When dealing with data in Excel, you need to keep in mind that, if you have a certain assignment, there is usually a way to do it in an easier way.

We will show that in the example below, where we will show how to **find missing values between two columns**.

## Find Missing Values Between Two Columns

To find the differences between the two columns, we first need to have actual columns for comparison. In the two columns that we will create, we will insert **numbers ranging from 1 to 10** (in both columns):

If we would go and manually look for the things that we have in the first column, but do not have in the second one, we would come to the conclusion that the **number 7 (cell A6)** can be found only in one column- **column A**. This goes both ways, as we have **number 6** located in **column B (cell B3)** and we do not have this number at all in **column A**.

We can easily visually present this by selecting the data, and then going to **Home >> Conditional Formatting >> Highlight Cells Rules >> Duplicate Values**:

When we click on this, we will be presented with a dialog box that would let us highlight all the duplicated values with the color of our choosing. We will choose the generic option **(light red fill with dark red text)** and **click OK**:

**Number 7** in **column A** and **number 6** in **column B** will remain in white, which clearly indicates that these numbers are the ones that are missing.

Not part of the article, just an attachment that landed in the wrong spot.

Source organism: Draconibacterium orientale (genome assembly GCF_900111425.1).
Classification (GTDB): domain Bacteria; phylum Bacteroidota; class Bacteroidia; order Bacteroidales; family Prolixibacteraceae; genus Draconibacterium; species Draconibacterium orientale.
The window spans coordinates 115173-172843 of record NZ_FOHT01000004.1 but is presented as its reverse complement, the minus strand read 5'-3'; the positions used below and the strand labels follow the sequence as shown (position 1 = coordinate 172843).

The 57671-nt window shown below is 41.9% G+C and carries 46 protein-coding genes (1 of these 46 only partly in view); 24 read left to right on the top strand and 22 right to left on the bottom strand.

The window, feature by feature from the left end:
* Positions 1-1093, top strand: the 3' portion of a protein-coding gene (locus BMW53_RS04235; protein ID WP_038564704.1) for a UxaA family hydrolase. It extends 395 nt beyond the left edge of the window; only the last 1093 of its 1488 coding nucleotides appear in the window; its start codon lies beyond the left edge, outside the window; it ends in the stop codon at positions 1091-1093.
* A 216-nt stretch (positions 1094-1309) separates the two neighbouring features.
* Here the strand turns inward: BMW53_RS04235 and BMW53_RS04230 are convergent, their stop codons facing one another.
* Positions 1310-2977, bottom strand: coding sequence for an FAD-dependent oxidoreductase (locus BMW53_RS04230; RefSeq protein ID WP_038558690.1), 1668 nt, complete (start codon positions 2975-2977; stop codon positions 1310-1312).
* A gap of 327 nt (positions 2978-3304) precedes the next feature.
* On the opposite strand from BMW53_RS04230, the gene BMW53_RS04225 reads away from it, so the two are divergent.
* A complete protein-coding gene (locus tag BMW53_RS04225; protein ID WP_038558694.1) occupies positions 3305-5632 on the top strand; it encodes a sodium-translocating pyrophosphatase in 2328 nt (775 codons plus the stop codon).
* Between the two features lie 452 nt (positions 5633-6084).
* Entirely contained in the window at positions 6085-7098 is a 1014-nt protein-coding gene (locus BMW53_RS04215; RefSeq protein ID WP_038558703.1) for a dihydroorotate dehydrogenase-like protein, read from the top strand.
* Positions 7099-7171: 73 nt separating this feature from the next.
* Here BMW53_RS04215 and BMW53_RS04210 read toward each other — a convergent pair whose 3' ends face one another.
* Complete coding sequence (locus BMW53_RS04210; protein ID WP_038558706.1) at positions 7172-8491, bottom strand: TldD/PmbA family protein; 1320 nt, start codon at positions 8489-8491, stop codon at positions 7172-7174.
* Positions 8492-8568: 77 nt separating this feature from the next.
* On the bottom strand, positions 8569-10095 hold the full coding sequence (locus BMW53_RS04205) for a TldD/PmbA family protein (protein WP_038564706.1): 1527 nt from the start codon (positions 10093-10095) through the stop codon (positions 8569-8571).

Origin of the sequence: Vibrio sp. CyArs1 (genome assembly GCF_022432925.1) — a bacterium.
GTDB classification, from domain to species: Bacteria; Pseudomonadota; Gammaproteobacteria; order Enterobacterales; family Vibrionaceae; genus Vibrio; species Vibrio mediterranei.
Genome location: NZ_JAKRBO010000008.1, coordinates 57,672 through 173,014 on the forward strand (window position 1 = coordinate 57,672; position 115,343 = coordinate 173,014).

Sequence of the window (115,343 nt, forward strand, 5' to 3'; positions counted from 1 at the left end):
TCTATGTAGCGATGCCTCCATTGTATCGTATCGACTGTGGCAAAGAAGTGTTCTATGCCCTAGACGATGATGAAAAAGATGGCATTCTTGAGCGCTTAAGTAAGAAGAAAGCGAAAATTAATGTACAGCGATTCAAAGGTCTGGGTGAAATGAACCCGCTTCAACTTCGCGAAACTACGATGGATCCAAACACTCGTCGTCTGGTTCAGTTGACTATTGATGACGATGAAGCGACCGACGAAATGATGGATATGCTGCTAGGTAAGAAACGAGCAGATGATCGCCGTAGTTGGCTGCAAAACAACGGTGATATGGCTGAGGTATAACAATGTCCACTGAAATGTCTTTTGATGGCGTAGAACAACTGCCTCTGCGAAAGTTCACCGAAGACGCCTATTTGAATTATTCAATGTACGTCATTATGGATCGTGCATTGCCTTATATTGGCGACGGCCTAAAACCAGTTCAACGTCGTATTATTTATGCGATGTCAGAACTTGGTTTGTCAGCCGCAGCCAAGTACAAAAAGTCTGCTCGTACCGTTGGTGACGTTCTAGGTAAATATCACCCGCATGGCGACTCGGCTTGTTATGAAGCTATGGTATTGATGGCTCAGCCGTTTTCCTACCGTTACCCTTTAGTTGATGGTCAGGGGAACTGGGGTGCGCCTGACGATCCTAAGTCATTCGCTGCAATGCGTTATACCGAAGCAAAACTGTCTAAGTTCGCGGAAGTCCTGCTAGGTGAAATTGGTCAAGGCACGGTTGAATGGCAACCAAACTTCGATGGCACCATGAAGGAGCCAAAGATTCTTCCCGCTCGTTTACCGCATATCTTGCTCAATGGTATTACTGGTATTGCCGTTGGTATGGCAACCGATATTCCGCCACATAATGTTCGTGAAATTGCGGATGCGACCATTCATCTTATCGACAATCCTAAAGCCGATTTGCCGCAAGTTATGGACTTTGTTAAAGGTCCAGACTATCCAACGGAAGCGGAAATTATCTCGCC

However, there is a huge downside to this approach. If we had the **number 7 in the first column**, this number **would not appear as the** **odd one**, as it would have its match.

To find the missing values, we will use a formula. We will insert this formula in **column C**:

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=IF(ISNA(MATCH(B2, A:A, 0)), B2, "") |

This formula checks if the value in **cell B2** exists in **column A**. If this value does not exist, it will show us the value from **cell B2**. Otherwise, we will end up with an empty string.

When we drag and drop our formula till the end of our table, this will be our result:

To check the missing values in **column B**, we will use the same formula, with the difference being that we are checking values from the **B column in column A**. This will be the formula in **cell D2**:

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=IF(ISNA(MATCH(A2, B:B, 0)), A2, "") |

And our end result will be:

This formula can also be used in **Conditional Formatting** to highlight the proper numbers that are missing. To achieve this, we will select the data in **column A**, then go to **Home >> Styles >> Conditional Formatting >> New Rule**. Under New Rule, we will choose the last option available **>> Use a formula to determine which cells to format**, and will insert the following formula in **Format values where this formula is a true** section:

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=ISNA(MATCH(A2, B:B, 0)) |

We will click on the **Format** and choose a **Fill tab** and then select any color for the background (in our case, **the green one**), and **click OK**:

When we **click OK**, we will have the desired results: